The RFU will not announce a successor to Eddie Jones this year, even though the England head coach could leave after this autumn’s World Cup.
The Australian is contracted until 2021 but may leave after the tournament in Japan, which concludes in November.
His contract also has a break clause if England do not make the semi-finals.
However RFU interim boss Nigel Melville says it is not lining up a big-hitter such as departing Wales coach Warren Gatland to take over post-Japan.
“We don’t want distractions going into the World Cup,” Melville told BBC Sport. “We will make an appointment after the World Cup. Eddie’s future is in his own hands.
“He hasn’t told me he is leaving, so that means he is staying – 2021 is his contract.”
Melville says Gatland, who has also led the past two British and Irish Lions tours, is in a “pool of world-class coaches” the RFU would be interested in but that there have been no conversations about the Kiwi making a dramatic move to Twickenham following the World Cup.
Gatland will stand down from his position with Wales at the end of 2019 after 12 years in the role.
But while the RFU risks missing out on a high-profile replacement for Jones if it continues to deliberate, Melville is confident the process is in hand.
“That’s for [the media] to be concerned about. We will be in a good place,” Melville added. “We don’t want to make a song and dance about this.
“We know who we are looking at and we will continue to move forward without the glare of publicity and people trying to make our decisions for us.”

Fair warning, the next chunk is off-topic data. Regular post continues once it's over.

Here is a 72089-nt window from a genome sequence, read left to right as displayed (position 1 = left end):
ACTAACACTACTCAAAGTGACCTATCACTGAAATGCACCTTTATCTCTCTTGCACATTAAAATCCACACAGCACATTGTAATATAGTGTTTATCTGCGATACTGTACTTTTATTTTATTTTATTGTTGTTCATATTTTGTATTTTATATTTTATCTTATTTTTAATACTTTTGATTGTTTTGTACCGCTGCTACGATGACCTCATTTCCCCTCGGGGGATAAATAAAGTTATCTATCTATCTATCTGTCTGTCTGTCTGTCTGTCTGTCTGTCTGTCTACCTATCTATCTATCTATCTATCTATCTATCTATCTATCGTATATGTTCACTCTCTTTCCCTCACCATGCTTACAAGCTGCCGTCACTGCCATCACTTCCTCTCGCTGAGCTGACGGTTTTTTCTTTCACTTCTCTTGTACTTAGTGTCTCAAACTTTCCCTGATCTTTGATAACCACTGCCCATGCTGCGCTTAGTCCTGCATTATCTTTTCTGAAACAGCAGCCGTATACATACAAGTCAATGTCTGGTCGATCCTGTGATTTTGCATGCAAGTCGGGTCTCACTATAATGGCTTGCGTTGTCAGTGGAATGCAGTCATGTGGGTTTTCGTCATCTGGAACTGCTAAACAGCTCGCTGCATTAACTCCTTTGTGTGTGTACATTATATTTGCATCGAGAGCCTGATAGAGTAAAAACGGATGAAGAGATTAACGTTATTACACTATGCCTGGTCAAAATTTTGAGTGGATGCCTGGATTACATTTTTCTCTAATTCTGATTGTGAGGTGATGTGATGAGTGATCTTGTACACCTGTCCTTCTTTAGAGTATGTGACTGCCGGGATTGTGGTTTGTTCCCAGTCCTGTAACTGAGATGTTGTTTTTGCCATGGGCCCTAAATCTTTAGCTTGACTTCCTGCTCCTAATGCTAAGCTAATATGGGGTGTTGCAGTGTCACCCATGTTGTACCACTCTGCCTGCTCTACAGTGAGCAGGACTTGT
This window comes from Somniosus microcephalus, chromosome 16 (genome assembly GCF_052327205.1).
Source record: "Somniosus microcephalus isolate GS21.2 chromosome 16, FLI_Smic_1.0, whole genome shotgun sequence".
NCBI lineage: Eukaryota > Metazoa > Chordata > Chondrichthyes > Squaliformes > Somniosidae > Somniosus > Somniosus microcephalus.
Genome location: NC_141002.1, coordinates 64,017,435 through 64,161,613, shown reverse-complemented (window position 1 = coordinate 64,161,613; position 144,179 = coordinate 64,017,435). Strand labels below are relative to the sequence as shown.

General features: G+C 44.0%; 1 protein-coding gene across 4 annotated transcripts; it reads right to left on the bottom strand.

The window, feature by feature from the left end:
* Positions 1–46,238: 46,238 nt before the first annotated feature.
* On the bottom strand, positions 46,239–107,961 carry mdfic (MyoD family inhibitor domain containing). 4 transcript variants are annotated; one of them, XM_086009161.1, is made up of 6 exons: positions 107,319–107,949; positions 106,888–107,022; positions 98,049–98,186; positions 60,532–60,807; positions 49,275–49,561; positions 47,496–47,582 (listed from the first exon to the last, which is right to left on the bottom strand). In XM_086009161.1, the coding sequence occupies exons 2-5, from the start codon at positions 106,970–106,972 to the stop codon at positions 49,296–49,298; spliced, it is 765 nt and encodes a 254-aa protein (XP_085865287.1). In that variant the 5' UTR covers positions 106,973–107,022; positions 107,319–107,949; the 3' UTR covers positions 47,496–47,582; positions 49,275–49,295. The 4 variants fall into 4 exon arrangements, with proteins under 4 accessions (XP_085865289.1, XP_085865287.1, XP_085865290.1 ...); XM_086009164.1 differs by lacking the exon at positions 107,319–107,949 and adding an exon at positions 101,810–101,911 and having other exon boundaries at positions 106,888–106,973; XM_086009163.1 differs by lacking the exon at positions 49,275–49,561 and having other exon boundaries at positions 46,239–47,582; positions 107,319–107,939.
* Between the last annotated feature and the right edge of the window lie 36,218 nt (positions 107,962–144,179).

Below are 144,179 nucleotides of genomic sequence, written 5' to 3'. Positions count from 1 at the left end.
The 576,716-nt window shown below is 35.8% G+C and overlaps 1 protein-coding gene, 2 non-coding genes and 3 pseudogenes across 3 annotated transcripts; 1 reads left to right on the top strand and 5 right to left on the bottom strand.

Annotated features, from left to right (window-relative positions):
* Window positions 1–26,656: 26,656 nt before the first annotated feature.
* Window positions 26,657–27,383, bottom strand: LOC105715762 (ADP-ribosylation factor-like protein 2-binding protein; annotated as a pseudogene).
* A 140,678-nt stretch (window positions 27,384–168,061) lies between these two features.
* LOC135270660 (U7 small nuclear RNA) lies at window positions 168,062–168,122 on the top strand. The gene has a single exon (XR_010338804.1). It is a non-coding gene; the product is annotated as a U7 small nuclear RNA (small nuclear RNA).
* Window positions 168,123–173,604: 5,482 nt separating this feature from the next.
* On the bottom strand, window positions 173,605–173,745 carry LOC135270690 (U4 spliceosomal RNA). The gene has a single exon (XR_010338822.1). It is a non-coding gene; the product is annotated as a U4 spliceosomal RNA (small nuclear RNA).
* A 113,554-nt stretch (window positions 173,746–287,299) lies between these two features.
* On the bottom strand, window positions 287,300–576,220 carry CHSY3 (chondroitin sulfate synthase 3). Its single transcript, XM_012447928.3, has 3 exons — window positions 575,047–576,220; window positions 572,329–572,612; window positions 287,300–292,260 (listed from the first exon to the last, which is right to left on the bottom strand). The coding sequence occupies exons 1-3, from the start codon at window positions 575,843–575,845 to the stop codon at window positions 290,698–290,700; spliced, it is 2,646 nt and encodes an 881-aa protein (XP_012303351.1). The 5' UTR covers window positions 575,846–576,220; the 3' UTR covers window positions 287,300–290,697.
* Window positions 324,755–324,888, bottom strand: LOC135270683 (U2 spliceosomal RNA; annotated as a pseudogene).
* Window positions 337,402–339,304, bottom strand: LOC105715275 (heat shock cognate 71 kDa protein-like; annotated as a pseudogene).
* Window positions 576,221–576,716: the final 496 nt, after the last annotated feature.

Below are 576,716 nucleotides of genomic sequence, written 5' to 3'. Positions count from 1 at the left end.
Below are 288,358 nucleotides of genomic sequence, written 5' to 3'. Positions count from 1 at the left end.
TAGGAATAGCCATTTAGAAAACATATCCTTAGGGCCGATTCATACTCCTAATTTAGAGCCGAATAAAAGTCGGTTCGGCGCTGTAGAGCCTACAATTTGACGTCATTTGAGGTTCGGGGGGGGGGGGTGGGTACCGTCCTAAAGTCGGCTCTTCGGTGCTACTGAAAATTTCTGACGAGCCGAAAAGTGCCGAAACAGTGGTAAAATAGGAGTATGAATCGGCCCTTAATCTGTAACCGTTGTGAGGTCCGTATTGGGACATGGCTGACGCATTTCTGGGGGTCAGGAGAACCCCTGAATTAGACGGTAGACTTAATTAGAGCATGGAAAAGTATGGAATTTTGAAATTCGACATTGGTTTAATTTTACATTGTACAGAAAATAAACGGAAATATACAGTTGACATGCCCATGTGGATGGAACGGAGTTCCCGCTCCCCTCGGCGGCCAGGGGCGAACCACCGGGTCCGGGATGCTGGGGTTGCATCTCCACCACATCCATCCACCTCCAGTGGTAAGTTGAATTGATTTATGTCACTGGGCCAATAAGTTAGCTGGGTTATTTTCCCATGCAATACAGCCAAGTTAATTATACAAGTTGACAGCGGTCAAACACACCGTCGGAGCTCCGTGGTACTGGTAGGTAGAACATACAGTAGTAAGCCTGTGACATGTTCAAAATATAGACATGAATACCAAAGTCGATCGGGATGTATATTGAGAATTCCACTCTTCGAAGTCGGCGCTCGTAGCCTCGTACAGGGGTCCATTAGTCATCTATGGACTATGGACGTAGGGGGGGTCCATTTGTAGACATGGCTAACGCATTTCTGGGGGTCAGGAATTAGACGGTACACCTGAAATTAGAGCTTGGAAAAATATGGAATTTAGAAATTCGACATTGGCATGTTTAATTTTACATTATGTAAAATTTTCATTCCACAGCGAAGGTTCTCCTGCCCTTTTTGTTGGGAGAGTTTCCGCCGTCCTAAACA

While the majority of Jones’ backroom staff are out of contract after the World Cup, Melville has revealed forwards coach Steve Borthwick is on a continuing contract with the RFU, meaning he is tied to England for the long-term.
This strengthens the former England captain’s hand, making him a genuine contender to step up to replace Jones at some point in the coming years.
“Steve is a member of the union and a staff member,” Melville said.
‘Eddie being Eddie’
Regardless of his future with England, Jones has ruled himself out of coaching the Lions in 2021, saying the role is an “ambassador job”.
“The last thing I want to do is spend eight weeks in a blazer,” he told the Brisbane Courier Mail.
Melville says he does not think Jones was being disrespectful to previous Lions coaches with his comments.
“It’s just Eddie being Eddie,” Melville explained.
“He doesn’t think the Lions is a fit for him, and that’s his choice.”
Nations Championship both ‘exciting and concerning’
Melville says World Rugby’s vision for the Nations Championship is “very good and very strong”, but says the Six Nations unions share “huge concerns” about the commercial damage relegation from the competition’s top tier could bring.
The proposed world league would globalise the international game and create a year-round tournament between teams in both hemispheres.
But it would require the Six Nations unions not only to embrace promotion and relegation, but also to abandon both ‘Project Light’ – a plan for them to pool their commercial resources – as well as reject offers from private equity firms to buy a stake in the Championship.
Melville says the Six Nations “absolutely” have a duty to support the global game, but the unions are “united in their concerns”.
“We all have a responsibility for the growth of the game, at Tier 1, at Tier 2, and in our own communities,” he added.
“Promotion and relegation from the Six Nations is all well and good as long as you have a [strong] Tier 2 tournament to drop into. Without that, and even with that, there are huge commercials concerns.
“Those commercial concerns could mean we haven’t got the money to put back into the community game to grow the game, and as a union that’s the priority.”
The RFU will hold a board meeting on Wednesday to discuss its position, while World Rugby wants an answer in the coming weeks about whether the Nations Championship could be given the green light.
“In two weeks we have to decide the way we move forward,” Melville said.
“We don’t want to throw away good ideas; we want to use good ideas and build on it and make something better for the future of the game.
“As a board we will meet to talk about our position and toss the ideas around, which ideas are most important to us, and which ideas would be the red lines to get in the way of it happening.”